If you’ve been watching the last one-and-a-half-year’s tech stock rollercoaster with an odd sense of déjà vu, you’re not alone. There are some strong parallels between today’s tech sector and what went down when the dot-com bubble burst back in 2000. And those similarities—rising stock valuations, an increase in initial public offerings (IPOs), and a focus on buzz over basics, followed by high volatility and a sharp drop in Nasdaq year to date—have some experts wondering if history is repeating.
But what caused the dot-com crisis?
The frenzy of buying internet-based stocks was overwhelming, as many internet-based companies, so-called dotcoms, were starting up. As they were in a fairly high-growth industry, they needed funding. Funding came primarily from venture capitalists while lenders and enthusiastic individual investors drawn by the hype also followed later.
Instead of focusing on the fundamental company analysis involving the study of company revenue generation potential and business plans, industry analysis, market trend analysis, and P/E ratio, many investors focused on the wrong metrics such as traffic growth to their website propelled by the startup companies.
Outrageous valuations were placed on these companies, and share prices continued to fly high as demand was overwhelming. Therefore, the explosion of the bubble was inevitable and resulted in a market crash, which was more discernible on the NASDAQ Stock Exchange.
The dotcom bubble crash was a shock event that resulted in massive sell-offs of stocks, as demand lessened and restrictions on venture financing increased the rate of the downturn. Inevitably, the crash also resulted in massive layoffs in the technology sector.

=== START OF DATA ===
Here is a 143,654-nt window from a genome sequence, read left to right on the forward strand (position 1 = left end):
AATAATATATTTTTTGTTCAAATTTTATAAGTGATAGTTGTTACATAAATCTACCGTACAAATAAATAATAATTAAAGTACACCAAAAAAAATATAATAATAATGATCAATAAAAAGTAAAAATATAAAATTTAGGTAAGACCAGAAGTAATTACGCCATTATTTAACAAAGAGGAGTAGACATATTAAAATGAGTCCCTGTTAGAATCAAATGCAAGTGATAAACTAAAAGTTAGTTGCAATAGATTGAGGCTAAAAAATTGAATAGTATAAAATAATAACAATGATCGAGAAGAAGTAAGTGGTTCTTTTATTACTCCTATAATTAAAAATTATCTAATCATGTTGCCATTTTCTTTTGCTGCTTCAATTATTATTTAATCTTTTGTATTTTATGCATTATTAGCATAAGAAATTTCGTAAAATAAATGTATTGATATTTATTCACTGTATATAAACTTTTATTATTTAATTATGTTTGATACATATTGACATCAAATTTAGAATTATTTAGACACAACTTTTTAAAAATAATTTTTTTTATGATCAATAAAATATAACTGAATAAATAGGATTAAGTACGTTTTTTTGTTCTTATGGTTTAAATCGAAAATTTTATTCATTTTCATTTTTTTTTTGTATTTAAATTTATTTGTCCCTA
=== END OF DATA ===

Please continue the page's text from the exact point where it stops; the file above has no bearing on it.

The dotcom bubble started collapsing in 1999, and the fall precipitated from March 2000 until 2002. Many popular dotcom companies (including Kozmo.com, eToys.com, and Excite) went bust or were acquired by other companies. Equities entered a bear market and the Nasdaq didn’t return to its peak until 2015.
What does the past teach us?
• Diversification matters. Taking a look on the impact the dot-com crisis had on Private Markets we see that diversity across sectors, asset classes as well as different vintages can be a significant protector to a portfolio.
• Ignoring investment basics is dangerous. Even as the stock market began its meltdown in 2000, individual investors—caught up in the rush to riches—continued to dump money into equity funds. And many failed to do their homework and research the stocks they were buying. Prices didn’t always reflect underlying business performance. Most of the new public companies weren’t profitable, but investors ignored poor fundamentals and increasing warnings about overvalued prices.
• Momentum is intricate. Tech stocks rallied in the late 1990s because the internet was new and everybody wanted a piece of the next big thing. But when the reality set in that some of those dot-com rising starts weren’t going to make it, and others would take years to turn a profit, the momentum faded. Investors who got in late or held on too long—out of greed or panic—came up empty-handed.
Is it happening again? Unfortunately, there’s really no way to know when an asset bubble will burst or how severe the fallout might be. As always, attention to fundamentals is paramount and a diversified portfolio provides downside protection and absorbs abrupt market swings.
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